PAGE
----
TagsArchitecture, Coronavirus, COVID-19, Design, Design Trends, doyoucatchon, Future Cities, urban
Inspired by CatchOn’s recently released white paper, Future Cities, we gathered five thought leaders in Hong Kong, Shanghai, Singapore, and London to discuss what lies ahead for our cities – and how the pandemic has changed the way we view urbanization.
Will cities survive in a post-pandemic world, and if they do, how must they evolve to accommodate our new realities? Moderated by Charmaine Chan, Design Editor at the South China Morning Post, this insightful dialogue assembled Aric Chen, an independent curator, and professor and director of the Curatorial Lab at Tongji University’s College of Design and Innovation in Shanghai; Khee Poh Lam, the Provost’s Chair Professor of Architecture and Building as well as Dean of the School of Design and Environment at the National University of Singapore; Victoria Whenray, Partner at Conran & Partners; and Sean Affleck, Director at Make Architects.
Below, some key takeaways from the webinar.
1. The qualities of an ideal city continue to evolve, with green spaces, ease of accessibility, and vibrant high streets as constant attributes.
With millions forced to stay at home, at no other time have green spaces been more important. Should all cities then aspire to be like Singapore, a city in a garden? Khee Poh Lam says, “There’s a lot that can be learned and adapted from the development of Singapore, but it’s been a journey. In the mid-2000s, there was a visionary adaptation of ‘Garden City’ to ‘City in a Garden’, repositioning the garden as the main setting. Most recently we’ve been talking about a ‘City in Nature’, expanding beyond the manicured garden to fully embrace nature.”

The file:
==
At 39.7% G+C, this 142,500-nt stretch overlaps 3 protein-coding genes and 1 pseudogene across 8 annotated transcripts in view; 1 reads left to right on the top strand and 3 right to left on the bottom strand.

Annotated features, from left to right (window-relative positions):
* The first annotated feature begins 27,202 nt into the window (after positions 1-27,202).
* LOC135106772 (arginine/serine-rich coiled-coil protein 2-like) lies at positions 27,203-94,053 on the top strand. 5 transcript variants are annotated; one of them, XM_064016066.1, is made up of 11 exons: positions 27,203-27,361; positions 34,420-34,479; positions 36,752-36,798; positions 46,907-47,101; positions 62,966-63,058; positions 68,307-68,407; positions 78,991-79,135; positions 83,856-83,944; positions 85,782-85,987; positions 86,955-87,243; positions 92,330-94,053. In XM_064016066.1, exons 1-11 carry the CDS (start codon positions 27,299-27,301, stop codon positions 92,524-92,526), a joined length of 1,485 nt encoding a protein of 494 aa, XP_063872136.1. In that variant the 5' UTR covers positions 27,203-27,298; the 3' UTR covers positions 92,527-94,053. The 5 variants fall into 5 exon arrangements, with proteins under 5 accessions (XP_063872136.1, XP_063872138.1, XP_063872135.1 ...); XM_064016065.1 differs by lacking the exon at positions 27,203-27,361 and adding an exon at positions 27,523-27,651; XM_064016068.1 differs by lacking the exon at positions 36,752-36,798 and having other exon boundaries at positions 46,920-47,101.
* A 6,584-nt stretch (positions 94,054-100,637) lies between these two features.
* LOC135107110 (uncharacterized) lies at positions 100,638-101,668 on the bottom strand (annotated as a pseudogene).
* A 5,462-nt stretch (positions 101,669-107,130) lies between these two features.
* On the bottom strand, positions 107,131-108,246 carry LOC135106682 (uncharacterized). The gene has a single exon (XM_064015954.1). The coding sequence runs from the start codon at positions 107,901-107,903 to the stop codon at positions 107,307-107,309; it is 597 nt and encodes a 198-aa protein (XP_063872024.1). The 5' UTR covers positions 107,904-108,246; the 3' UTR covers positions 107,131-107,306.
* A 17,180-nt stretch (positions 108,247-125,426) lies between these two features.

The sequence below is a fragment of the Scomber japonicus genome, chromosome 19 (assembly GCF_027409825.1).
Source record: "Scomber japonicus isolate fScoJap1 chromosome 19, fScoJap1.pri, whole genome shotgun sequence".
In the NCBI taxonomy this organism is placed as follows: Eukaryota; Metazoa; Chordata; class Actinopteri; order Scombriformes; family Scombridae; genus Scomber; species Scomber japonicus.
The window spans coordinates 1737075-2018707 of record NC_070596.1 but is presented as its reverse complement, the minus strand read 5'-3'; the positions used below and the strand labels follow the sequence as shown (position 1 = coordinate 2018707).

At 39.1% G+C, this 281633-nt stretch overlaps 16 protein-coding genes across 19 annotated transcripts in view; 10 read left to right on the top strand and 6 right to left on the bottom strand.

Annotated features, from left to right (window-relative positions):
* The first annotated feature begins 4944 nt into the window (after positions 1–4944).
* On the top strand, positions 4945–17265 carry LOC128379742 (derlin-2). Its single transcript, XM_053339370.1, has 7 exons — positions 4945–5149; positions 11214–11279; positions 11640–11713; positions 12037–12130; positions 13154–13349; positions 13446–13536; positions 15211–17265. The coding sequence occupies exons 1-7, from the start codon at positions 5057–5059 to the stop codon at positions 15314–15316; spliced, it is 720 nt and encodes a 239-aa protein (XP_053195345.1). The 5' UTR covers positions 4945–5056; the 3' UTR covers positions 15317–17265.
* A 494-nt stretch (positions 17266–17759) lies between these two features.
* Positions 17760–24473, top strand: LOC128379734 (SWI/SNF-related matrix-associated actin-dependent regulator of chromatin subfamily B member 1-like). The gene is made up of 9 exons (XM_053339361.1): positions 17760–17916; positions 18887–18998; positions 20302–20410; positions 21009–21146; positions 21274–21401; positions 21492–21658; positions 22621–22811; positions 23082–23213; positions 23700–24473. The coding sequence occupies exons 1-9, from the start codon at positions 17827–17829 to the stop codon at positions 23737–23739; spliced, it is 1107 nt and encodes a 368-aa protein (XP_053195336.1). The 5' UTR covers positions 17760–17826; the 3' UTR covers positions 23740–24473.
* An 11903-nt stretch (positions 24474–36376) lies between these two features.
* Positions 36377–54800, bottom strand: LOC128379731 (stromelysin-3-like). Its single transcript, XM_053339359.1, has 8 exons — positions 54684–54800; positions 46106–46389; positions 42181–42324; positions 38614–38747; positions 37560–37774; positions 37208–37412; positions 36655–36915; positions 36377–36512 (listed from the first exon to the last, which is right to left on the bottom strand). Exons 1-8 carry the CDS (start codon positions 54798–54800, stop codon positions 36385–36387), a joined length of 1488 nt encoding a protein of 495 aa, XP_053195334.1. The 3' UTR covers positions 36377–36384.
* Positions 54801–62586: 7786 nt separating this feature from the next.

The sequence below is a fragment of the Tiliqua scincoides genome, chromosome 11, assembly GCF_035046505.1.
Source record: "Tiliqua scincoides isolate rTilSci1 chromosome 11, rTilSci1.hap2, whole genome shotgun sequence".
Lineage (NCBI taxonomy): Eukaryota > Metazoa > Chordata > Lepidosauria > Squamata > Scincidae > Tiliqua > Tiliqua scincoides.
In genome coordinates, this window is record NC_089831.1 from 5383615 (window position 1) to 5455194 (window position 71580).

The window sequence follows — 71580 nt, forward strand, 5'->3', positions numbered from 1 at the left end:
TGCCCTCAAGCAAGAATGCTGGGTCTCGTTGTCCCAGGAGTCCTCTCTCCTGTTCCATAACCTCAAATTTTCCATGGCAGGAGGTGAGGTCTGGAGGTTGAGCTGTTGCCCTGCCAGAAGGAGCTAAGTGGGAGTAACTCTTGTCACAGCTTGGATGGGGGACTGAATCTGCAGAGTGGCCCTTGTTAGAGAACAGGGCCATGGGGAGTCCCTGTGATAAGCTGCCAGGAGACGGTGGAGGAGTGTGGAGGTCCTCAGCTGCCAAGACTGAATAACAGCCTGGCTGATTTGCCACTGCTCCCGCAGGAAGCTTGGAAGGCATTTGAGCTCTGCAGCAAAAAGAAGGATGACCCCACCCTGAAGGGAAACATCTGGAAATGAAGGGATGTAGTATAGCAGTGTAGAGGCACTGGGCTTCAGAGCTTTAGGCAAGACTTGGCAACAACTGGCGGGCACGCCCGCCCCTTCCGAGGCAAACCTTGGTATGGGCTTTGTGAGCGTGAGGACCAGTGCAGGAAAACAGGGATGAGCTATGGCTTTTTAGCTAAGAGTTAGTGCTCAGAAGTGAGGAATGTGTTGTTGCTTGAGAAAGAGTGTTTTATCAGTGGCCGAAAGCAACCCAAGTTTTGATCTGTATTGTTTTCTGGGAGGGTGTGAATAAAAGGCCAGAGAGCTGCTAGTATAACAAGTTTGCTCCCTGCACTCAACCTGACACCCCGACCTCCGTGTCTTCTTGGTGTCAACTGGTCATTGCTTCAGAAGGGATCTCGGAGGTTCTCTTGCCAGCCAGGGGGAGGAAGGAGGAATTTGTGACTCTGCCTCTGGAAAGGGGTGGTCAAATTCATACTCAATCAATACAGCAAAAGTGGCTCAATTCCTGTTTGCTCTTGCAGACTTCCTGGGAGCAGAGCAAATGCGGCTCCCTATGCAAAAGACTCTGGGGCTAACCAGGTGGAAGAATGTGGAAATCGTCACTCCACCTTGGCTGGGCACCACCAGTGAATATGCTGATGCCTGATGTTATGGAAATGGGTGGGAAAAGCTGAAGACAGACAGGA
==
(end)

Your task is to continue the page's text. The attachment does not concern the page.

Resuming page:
Apart from greening our urban centers, keeping the vibrance of our cities is paramount. Victoria Whenray, an academician at the Academy of Urbanism and a lead assessor for European City of the Year, identifies pedestrian cities, light vehicle traffic, and exciting high streets as other qualities of a great city. “Something that interests us at the moment is the idea of a walkable neighborhood,” she says. In Paris, for example, the idea of a 15-minute city – where everything is accessible within 15 minutes on foot – has been well-received. In another city, Utrecht, in the Netherlands, bicycles are the predominant form of transport. “With that comes health and lifestyle, greater sociability, and improvements to businesses,” Whenray points out.
2. Pre-fabrication and modular construction are the future of building.
Sean Affleck is an advocate of modulization and pre-fabrication, which are gaining momentum for different reasons. “There’s got to be a more sophisticated way of building buildings. [Modulization and prefabrication] is a fantastic way to reduce noise and pollution; it will speed up construction. It has to be the future. But what’s really important is you’ve got to design that way at the beginning. It’s seriously exciting and it will transform construction and it will transform buildings,” he says. “We need to approach building buildings the way we approach cars and planes – they need to be just as sophisticated.”
3. Outdoor ventilation is fundamental to a city’s health.